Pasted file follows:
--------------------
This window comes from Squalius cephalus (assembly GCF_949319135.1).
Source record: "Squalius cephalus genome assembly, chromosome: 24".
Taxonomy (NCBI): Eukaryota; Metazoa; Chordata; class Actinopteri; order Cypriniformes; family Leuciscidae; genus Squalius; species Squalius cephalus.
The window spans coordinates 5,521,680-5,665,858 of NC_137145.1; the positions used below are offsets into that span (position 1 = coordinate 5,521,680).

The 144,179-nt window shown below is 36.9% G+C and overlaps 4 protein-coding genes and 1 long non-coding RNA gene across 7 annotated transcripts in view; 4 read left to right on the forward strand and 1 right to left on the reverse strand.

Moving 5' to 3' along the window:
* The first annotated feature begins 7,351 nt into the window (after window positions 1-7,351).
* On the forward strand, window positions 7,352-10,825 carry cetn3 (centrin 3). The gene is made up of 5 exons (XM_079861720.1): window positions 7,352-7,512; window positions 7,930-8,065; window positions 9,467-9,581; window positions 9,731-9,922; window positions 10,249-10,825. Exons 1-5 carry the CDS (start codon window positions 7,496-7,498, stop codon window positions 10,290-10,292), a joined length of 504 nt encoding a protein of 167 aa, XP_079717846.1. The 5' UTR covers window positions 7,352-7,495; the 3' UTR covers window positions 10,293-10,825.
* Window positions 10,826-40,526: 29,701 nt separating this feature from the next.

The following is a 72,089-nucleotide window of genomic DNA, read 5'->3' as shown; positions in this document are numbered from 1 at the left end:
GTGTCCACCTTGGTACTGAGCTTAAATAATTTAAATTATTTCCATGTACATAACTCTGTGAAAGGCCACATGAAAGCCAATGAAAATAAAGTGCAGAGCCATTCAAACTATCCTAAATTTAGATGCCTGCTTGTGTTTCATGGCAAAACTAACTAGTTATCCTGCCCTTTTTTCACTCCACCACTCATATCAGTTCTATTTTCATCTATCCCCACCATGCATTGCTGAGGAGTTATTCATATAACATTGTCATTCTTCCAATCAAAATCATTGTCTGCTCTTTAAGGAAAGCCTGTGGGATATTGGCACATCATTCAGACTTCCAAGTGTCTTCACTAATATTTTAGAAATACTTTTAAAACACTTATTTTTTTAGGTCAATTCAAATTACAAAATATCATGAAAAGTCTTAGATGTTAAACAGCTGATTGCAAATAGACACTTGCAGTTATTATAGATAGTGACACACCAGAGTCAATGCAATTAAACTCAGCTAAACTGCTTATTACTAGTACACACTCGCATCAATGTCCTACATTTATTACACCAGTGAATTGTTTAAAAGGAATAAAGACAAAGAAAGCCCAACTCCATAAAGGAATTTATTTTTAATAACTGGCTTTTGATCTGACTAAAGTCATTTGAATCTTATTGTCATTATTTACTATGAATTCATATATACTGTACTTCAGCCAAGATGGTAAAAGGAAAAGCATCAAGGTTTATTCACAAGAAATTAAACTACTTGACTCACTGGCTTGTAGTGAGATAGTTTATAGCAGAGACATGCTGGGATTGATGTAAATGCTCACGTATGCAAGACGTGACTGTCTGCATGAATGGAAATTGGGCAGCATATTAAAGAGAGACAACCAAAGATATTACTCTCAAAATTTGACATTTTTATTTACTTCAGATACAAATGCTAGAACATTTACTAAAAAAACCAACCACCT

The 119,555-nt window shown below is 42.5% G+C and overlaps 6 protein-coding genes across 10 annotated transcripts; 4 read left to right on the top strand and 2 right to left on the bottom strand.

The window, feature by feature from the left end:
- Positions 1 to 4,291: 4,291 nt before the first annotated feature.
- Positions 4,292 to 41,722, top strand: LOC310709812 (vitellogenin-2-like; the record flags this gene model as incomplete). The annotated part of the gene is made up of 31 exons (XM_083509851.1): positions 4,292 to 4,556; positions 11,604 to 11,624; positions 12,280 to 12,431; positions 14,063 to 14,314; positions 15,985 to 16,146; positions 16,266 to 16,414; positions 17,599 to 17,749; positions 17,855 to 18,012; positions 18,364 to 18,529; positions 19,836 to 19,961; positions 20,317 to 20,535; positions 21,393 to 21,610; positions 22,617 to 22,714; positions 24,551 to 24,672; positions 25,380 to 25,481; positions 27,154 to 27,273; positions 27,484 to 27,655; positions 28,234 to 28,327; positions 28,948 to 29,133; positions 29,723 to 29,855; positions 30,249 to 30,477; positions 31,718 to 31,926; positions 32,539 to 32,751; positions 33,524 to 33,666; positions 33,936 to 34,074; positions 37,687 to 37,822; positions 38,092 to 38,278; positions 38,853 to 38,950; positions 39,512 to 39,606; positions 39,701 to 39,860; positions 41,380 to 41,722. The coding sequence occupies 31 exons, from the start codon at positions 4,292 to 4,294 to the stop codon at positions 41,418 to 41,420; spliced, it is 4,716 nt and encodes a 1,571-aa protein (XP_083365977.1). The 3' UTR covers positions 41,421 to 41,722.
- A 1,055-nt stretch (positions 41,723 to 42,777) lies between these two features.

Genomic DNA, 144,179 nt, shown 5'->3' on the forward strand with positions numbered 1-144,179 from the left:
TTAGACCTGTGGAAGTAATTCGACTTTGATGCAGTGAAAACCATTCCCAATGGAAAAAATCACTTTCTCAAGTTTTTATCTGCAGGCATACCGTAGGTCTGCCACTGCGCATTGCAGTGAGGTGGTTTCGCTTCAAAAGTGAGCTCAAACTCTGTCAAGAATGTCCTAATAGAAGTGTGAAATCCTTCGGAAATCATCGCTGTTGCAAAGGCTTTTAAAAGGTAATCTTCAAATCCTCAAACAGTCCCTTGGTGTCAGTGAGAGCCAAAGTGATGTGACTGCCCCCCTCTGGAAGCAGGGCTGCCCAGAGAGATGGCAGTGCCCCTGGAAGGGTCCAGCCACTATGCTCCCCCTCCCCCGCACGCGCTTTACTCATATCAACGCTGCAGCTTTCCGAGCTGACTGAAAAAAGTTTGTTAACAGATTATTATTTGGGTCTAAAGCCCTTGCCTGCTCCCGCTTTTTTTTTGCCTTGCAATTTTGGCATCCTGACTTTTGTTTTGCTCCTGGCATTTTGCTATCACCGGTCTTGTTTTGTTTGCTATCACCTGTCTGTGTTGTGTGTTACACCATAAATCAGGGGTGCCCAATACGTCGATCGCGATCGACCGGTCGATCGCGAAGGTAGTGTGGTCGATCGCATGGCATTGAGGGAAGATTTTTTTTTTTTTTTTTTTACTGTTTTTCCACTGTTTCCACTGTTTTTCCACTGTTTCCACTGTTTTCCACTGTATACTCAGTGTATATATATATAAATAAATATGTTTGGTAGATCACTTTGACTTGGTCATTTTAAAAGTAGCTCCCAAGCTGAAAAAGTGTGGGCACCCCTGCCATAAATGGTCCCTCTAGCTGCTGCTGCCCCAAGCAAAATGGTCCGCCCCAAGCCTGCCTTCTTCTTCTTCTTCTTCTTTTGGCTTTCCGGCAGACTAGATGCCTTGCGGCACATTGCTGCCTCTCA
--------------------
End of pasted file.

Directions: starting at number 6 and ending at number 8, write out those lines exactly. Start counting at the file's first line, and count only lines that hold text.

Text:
Moving 5' to 3' along the window:
* The first annotated feature begins 7,351 nt into the window (after window positions 1-7,351).
* On the forward strand, window positions 7,352-10,825 carry cetn3 (centrin 3). The gene is made up of 5 exons (XM_079861720.1): window positions 7,352-7,512; window positions 7,930-8,065; window positions 9,467-9,581; window positions 9,731-9,922; window positions 10,249-10,825. Exons 1-5 carry the CDS (start codon window positions 7,496-7,498, stop codon window positions 10,290-10,292), a joined length of 504 nt encoding a protein of 167 aa, XP_079717846.1. The 5' UTR covers window positions 7,352-7,495; the 3' UTR covers window positions 10,293-10,825.